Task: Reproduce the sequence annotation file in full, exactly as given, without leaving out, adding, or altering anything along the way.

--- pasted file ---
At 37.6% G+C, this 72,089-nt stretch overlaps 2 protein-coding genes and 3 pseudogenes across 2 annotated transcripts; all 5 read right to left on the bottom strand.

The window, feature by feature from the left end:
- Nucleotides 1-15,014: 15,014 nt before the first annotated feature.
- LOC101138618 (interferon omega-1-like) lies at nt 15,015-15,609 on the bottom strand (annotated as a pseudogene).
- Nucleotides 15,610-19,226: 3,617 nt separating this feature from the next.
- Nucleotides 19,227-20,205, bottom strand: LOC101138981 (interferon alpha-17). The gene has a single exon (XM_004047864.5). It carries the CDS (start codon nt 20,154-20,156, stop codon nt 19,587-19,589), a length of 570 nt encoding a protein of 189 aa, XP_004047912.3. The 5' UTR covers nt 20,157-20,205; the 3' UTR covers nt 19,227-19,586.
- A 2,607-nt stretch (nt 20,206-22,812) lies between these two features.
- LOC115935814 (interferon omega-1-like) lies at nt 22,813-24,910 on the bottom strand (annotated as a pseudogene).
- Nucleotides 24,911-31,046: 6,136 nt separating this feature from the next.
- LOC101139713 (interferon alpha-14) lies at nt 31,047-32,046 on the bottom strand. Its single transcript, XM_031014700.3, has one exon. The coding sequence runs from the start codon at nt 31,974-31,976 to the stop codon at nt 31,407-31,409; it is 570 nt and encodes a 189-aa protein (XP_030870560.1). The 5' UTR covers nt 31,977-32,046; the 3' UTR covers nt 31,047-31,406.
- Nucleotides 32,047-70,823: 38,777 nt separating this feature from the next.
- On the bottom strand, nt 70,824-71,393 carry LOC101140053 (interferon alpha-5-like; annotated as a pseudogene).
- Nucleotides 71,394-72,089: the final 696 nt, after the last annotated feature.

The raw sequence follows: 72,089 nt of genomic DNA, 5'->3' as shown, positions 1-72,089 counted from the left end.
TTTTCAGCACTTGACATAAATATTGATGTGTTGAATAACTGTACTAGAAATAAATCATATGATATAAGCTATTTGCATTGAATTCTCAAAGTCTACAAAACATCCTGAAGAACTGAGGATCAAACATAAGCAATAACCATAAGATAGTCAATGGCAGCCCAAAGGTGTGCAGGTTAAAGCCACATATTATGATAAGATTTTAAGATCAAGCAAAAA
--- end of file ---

At 37.6% G+C, this 72,089-nt stretch overlaps 2 protein-coding genes and 3 pseudogenes across 2 annotated transcripts; all 5 read right to left on the bottom strand.

The window, feature by feature from the left end:
- Nucleotides 1-15,014: 15,014 nt before the first annotated feature.
- LOC101138618 (interferon omega-1-like) lies at nt 15,015-15,609 on the bottom strand (annotated as a pseudogene).
- Nucleotides 15,610-19,226: 3,617 nt separating this feature from the next.
- Nucleotides 19,227-20,205, bottom strand: LOC101138981 (interferon alpha-17). The gene has a single exon (XM_004047864.5). It carries the CDS (start codon nt 20,154-20,156, stop codon nt 19,587-19,589), a length of 570 nt encoding a protein of 189 aa, XP_004047912.3. The 5' UTR covers nt 20,157-20,205; the 3' UTR covers nt 19,227-19,586.
- A 2,607-nt stretch (nt 20,206-22,812) lies between these two features.
- LOC115935814 (interferon omega-1-like) lies at nt 22,813-24,910 on the bottom strand (annotated as a pseudogene).
- Nucleotides 24,911-31,046: 6,136 nt separating this feature from the next.
- LOC101139713 (interferon alpha-14) lies at nt 31,047-32,046 on the bottom strand. Its single transcript, XM_031014700.3, has one exon. The coding sequence runs from the start codon at nt 31,974-31,976 to the stop codon at nt 31,407-31,409; it is 570 nt and encodes a 189-aa protein (XP_030870560.1). The 5' UTR covers nt 31,977-32,046; the 3' UTR covers nt 31,047-31,406.
- Nucleotides 32,047-70,823: 38,777 nt separating this feature from the next.
- On the bottom strand, nt 70,824-71,393 carry LOC101140053 (interferon alpha-5-like; annotated as a pseudogene).
- Nucleotides 71,394-72,089: the final 696 nt, after the last annotated feature.

The raw sequence follows: 72,089 nt of genomic DNA, 5'->3' as shown, positions 1-72,089 counted from the left end.
TTTTCAGCACTTGACATAAATATTGATGTGTTGAATAACTGTACTAGAAATAAATCATATGATATAAGCTATTTGCATTGAATTCTCAAAGTCTACAAAACATCCTGAAGAACTGAGGATCAAACATAAGCAATAACCATAAGATAGTCAATGGCAGCCCAAAGGTGTGCAGGTTAAAGCCACATATTATGATAAGATTTTAAGATCAAGCAAAAA